return local variable

This is a discussion on return local variable within the C Programming forums, part of the General Programming Boards category; It is said that, you should not return value that is created on stack. i.e the auto variable or the ...

  1. #1
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    return local variable

    It is said that, you should not return value that is created on stack. i.e the auto variable or the local variables. Can anyone tell me how the program below prints the right value "hi"???
    char* foo() {
    char x[10] ;
    strcpy( x, "hi");
    return x;
    }
    int main(){
    char *f;
    f = foo();
    printf( "%s", f);
    }


    Sorry that my code isn't tagged but I'm in too big a hurry to read << !! Posting Code? Read this First !! >>
    Last edited by Salem; 10-21-2004 at 01:18 PM. Reason: Added a RED MESSAGE

  2. #2
    Registered User Scribbler's Avatar
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    Code:
    f = foo();
    is expecting a pointer to type char to be returned. And while an array name without a subscript is technically the address of the array, it needs to be dereferenced to be returned.

    Code:
    #include <stdio.h>
    
    char * foo(void);
    
    int main()
    {
        char *f;
        
        f = foo();
        printf( "%s", f);
    
        return 0;
    }
    
    char * foo(void) 
    {
        char *x;
        strcpy( x, "hi");
        
        return x;
    }
    Last edited by Scribbler; 10-21-2004 at 04:00 AM.

  3. #3
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    Uh, Scribbler... that code you posted is very wrong.

    Can anyone tell me how the program below prints the right value "hi"???
    It prints the right value because the memory hasn't been overwritten yet. Basically, you are just getting lucky.

  4. #4
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    Hey, I am not understanding what you are trying to do in the function foo you wrote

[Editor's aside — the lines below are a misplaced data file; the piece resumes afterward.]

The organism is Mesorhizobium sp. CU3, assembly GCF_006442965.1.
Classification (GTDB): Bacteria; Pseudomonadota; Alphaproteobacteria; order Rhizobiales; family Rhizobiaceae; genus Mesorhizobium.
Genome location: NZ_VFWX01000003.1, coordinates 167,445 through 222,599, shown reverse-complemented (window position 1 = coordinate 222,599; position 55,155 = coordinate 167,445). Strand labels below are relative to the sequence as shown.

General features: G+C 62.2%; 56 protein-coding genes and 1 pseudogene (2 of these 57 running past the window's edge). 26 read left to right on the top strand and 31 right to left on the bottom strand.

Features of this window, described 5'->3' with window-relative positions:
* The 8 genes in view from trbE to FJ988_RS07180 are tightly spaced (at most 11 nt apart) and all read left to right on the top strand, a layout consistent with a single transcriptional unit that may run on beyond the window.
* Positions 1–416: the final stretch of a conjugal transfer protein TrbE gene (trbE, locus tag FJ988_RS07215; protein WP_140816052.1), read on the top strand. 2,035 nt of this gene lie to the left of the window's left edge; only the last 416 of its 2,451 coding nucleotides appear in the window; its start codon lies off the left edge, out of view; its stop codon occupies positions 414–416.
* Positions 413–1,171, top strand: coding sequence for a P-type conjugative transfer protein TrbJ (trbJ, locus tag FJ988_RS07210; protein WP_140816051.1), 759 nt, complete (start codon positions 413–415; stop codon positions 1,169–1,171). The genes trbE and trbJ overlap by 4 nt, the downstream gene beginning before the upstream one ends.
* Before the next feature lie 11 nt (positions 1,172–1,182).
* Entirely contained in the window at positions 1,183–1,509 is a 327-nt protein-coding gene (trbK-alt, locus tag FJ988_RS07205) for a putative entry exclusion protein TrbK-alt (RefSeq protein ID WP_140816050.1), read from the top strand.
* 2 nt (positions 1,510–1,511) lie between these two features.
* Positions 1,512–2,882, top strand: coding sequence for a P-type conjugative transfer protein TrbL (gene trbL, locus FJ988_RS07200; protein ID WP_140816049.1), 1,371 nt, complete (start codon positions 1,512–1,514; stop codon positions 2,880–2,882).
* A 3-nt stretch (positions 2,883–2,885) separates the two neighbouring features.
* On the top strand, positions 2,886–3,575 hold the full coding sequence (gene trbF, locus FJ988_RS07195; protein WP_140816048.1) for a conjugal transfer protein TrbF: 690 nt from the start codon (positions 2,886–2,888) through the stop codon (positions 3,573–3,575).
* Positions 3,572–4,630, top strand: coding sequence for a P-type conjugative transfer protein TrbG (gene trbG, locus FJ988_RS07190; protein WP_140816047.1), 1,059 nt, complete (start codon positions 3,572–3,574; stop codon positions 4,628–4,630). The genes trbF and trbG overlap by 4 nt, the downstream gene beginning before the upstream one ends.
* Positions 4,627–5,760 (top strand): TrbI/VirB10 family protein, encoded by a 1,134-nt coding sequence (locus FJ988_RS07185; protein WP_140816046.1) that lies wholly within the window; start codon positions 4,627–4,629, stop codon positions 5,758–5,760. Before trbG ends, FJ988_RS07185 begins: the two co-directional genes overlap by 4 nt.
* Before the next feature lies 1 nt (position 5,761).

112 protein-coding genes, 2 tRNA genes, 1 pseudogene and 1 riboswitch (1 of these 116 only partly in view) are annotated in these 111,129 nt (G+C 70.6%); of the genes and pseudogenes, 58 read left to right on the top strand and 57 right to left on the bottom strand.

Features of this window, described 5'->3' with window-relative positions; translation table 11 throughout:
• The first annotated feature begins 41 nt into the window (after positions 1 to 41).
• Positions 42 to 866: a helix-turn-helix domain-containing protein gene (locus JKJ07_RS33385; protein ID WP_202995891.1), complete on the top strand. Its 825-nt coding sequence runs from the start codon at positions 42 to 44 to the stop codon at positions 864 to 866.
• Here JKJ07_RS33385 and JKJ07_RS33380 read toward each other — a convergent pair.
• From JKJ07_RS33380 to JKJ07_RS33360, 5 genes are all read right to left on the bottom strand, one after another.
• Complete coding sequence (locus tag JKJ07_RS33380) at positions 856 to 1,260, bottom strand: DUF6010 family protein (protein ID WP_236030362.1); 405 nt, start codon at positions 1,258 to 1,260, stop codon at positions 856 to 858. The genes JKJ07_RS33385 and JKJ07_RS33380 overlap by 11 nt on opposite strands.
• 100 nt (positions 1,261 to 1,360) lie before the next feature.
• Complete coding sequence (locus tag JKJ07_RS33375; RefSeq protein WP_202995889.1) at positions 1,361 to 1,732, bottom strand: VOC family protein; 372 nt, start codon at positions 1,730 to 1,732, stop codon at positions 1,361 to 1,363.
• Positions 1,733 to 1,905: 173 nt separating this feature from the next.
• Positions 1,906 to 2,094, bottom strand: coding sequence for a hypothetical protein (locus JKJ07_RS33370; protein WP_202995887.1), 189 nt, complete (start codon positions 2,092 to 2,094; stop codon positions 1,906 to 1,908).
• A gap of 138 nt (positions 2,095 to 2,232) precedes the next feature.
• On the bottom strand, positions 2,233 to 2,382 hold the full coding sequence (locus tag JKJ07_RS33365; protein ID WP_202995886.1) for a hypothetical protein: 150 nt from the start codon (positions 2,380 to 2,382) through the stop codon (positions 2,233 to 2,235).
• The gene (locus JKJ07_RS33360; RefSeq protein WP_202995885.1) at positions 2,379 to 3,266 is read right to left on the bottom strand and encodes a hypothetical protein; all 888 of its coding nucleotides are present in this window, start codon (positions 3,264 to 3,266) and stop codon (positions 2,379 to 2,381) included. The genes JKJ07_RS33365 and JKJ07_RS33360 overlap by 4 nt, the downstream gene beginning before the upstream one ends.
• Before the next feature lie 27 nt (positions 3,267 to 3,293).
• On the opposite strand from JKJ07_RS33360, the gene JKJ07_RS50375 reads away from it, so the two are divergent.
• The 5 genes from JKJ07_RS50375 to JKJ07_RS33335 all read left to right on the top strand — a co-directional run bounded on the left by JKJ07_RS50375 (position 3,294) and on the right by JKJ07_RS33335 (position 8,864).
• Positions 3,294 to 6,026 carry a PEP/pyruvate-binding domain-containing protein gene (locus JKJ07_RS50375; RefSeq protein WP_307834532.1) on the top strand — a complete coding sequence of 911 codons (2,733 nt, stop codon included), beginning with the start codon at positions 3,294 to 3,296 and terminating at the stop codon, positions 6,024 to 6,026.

You got the syntax right. But in foo, you have created a character pointer that points no where and copied "hi" to it. This should result in run-time error.
    Well, if you allocate memory at runtime on heap and return the pointer, then foo returns pointer to vaild data. Check the program below:
    #include <stdio.h>

    char * foo(void);

    int main()
    {
    char *f;

    f = foo();
    printf( "%s", f);

    return 0;
    }

    char * foo(void)
    {
    char *x;
    x = (char*) malloc( sizeof(char)*10);

    strcpy( x, "hi");

    return x;
    }
    But, if you create character array on stack i.e create a local variable of foo and return it as shown below :
    #include <stdio.h>

    char * foo(void);

    int main()
    {
    char *f;

    f = foo();
    printf( "%s", f);

    return 0;
    }

    char * foo(void)
    {
    char x[10];
    strcpy( x, "hi");

    return x;
    }
    x should theoritical point to data the cease to exist after function foo returns. But, actually f in main points to the valid data "hi". How is that possible. Why was that not overwritten when the function foo returned??

  5. #5
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    Why was that not overwritten when the function foo returned??
    Because you didnt overwrite it. Think about the situation for a minute:

    the x array is allocated on the stack. Once the function returns, the stack pointer moves beyond the scope of where x was located. This means that once you allocate more memory on the stack, the memory where x is will be overwritten.

    Look at the following:

    Code:
    #include <stdio.h>
    #include <string.h>